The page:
When we acknowledge and nurture kids' talents and desire to help, the world opens up for them, and they thrive on making a positive impact. These early-formed good habits are game changers for the children involved and the world we live in.

The problems of the world aren't going away. We need to have a steady supply of people ready to tackle society's problems, a need that'll only grow over time. The best way to build the volunteer base for the future is to develop a service commitment in our children today.

Because a child's desire to do great things can be so magnetic, service-oriented children tend to engage their entire family along with them, yielding an immediate and powerful volunteer workforce as well as helping create a new and positive family dynamic. The result is an immense return on time invested, both short-term and long-term.

Nico Clark of Plano, Texas, had been actively involved in MPK since fi rst grade. By age 10, when he heard in the news that a local food pantry had been fl ooded on Christmas Eve by broken water pipes, he sprang into action, calling on friends and family to help. Nico and company helped clean out Minnie's Food Pantry and started a collection drive to replace the ruined food. Why did he do it?

"Everyone can make a difference, no matter how old you are," says Nico. Now in eighth grade, Nico still volunteers at the MPK corporate offi ce whenever he can.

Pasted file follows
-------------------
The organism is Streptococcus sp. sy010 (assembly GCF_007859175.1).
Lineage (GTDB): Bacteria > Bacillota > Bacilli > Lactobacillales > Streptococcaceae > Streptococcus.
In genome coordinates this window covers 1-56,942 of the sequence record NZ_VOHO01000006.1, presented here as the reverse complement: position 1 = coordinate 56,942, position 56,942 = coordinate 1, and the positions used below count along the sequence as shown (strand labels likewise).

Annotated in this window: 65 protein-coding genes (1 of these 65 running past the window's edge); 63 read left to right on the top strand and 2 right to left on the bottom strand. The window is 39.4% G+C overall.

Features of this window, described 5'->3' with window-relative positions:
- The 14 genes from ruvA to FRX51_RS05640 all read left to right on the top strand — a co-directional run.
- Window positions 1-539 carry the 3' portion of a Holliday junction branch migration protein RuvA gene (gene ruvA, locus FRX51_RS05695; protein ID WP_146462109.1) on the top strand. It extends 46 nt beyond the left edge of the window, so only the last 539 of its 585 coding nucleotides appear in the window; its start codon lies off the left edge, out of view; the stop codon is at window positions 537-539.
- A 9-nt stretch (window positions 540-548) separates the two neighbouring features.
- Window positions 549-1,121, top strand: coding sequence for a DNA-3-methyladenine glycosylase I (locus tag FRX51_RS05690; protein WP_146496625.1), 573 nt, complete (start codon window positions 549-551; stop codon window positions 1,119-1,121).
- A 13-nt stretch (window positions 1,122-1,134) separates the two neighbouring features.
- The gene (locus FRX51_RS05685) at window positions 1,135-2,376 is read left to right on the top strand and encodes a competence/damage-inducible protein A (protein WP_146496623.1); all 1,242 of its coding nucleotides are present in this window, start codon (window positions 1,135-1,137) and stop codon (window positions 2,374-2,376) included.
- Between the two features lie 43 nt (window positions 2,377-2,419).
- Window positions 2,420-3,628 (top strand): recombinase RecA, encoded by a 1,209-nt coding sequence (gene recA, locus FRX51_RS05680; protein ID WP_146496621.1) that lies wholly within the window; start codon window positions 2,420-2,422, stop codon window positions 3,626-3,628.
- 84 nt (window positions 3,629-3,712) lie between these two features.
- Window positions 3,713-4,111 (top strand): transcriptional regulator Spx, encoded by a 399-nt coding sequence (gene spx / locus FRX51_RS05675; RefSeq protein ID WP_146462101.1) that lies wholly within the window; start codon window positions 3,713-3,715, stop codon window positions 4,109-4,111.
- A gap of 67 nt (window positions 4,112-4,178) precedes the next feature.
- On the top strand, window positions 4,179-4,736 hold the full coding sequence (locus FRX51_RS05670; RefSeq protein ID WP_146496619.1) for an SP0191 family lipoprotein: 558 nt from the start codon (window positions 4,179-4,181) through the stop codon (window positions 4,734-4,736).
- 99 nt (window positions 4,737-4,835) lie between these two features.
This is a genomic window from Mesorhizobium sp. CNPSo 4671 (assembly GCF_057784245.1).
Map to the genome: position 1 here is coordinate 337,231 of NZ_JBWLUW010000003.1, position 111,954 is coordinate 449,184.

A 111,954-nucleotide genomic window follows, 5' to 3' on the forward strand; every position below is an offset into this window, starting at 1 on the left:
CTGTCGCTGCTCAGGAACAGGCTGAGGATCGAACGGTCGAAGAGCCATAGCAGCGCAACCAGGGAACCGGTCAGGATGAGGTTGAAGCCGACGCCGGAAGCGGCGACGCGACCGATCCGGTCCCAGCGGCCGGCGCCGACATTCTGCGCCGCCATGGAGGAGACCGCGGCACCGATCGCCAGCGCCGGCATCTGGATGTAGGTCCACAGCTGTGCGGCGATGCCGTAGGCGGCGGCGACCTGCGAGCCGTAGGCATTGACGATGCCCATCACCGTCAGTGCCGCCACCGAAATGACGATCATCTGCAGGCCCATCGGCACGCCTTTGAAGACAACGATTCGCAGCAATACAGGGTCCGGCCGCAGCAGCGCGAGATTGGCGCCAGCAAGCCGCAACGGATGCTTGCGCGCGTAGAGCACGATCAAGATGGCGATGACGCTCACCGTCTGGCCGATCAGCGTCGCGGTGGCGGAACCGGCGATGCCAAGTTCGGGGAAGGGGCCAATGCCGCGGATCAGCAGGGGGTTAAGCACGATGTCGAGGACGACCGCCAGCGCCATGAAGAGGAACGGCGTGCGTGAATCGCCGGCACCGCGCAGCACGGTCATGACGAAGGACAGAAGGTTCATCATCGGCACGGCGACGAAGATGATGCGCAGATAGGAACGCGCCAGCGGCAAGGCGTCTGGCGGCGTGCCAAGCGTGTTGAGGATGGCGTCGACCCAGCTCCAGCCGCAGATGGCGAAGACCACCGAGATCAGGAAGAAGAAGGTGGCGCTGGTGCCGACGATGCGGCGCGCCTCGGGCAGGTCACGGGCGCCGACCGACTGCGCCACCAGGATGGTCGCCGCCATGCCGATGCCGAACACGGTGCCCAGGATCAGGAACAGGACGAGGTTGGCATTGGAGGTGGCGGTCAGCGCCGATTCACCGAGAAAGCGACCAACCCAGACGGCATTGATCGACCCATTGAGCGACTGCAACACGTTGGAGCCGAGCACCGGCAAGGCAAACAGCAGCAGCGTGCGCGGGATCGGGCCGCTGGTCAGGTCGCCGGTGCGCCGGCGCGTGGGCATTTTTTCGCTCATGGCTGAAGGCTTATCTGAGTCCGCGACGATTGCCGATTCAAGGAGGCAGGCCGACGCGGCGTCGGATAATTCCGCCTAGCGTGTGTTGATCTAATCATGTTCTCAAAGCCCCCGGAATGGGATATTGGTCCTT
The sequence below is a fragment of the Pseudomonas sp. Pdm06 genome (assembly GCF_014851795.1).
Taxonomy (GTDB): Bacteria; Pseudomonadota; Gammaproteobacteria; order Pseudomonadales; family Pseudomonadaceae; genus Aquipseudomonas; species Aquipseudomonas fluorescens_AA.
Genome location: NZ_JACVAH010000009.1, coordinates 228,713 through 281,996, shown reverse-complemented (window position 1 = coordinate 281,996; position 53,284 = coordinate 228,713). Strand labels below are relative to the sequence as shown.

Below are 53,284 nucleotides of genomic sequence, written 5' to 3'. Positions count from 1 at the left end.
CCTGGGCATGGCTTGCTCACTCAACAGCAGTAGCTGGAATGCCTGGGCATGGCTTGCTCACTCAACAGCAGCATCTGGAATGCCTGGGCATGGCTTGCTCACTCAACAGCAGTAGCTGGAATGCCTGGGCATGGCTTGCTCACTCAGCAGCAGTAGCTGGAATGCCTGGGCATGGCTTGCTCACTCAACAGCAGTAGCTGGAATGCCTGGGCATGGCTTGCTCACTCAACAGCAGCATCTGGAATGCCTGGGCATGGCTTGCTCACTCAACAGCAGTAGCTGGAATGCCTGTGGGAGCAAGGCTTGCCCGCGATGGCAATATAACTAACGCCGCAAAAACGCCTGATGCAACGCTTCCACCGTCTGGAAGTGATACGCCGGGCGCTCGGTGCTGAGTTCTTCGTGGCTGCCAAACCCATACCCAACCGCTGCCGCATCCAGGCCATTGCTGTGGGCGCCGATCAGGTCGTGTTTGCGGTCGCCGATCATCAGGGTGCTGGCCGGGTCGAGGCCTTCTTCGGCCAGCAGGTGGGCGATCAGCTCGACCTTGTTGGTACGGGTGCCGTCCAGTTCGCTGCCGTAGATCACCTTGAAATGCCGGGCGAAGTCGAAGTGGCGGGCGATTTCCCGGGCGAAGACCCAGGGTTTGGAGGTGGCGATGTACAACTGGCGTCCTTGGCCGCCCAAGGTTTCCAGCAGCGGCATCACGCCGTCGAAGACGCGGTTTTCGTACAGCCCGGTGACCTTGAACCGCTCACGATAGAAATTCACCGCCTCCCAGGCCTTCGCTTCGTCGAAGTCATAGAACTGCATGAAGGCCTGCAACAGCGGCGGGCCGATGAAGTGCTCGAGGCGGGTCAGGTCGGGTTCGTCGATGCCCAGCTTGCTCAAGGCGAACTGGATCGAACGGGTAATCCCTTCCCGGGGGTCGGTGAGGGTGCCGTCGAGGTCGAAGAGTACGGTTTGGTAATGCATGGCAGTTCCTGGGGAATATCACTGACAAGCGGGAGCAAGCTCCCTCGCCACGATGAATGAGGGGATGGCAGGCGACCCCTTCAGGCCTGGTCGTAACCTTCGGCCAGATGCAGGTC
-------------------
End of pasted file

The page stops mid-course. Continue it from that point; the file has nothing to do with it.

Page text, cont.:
Society tends to underestimate what our children are capable of. Yet, the immediate impact children can make through an organized, service-learning program can be profound. For instance, one MPK child helps an average of 100 people in need each year. Collectively in 2012, MPK chapters raised more than $1 million in in-kind donations and contributed $771,000 in adult volunteer time.

Joey Golden, a 10-year MPK agent from Denton, Texas, collected more than 8,000 pairs of used eyeglasses for a traveling eye clinic headed to serve people in need in Costa Rica and a homeless shelter in Oklahoma, setting a new MPK record. When Mission Control called him with a surprise "thank you" during Joey's next MPK meeting, Joey was speechless.

Looking for More

What's next for Mission Possible Kids? In the near future, we have plans to become a central support center for kids of all ages who want to make an impact, rather than only the elementary ages our fl agship program currently serves. GLOW Kids, which stands for "Go Love Others in the World," is MPK's new preschool-throughkindergarten program, teaching biblically based values and introducing service to kids as young as age 3. A middle school and high school service program is in the works, with MPK's team of high school and college-aged interns contributing to the program's development.

Soon, even more kids of all ages will help millions of people every year with the basic needs of food, comfort, personal items, disasterrelief items, and more, doing what kids are uniquely suited to do: change the world. Nothing could be more important for our kids, our faith, and our world.

Have you considered becoming the springboard to help your ministry kids change the world, while forever changing themselves? If so, join our mission! You may discover that the one most changed is you.

  • Page 1
Print Article Print Article
 
Childrensministry.com Blog network
 
Copyright © 2014 by Group Publishing, Inc.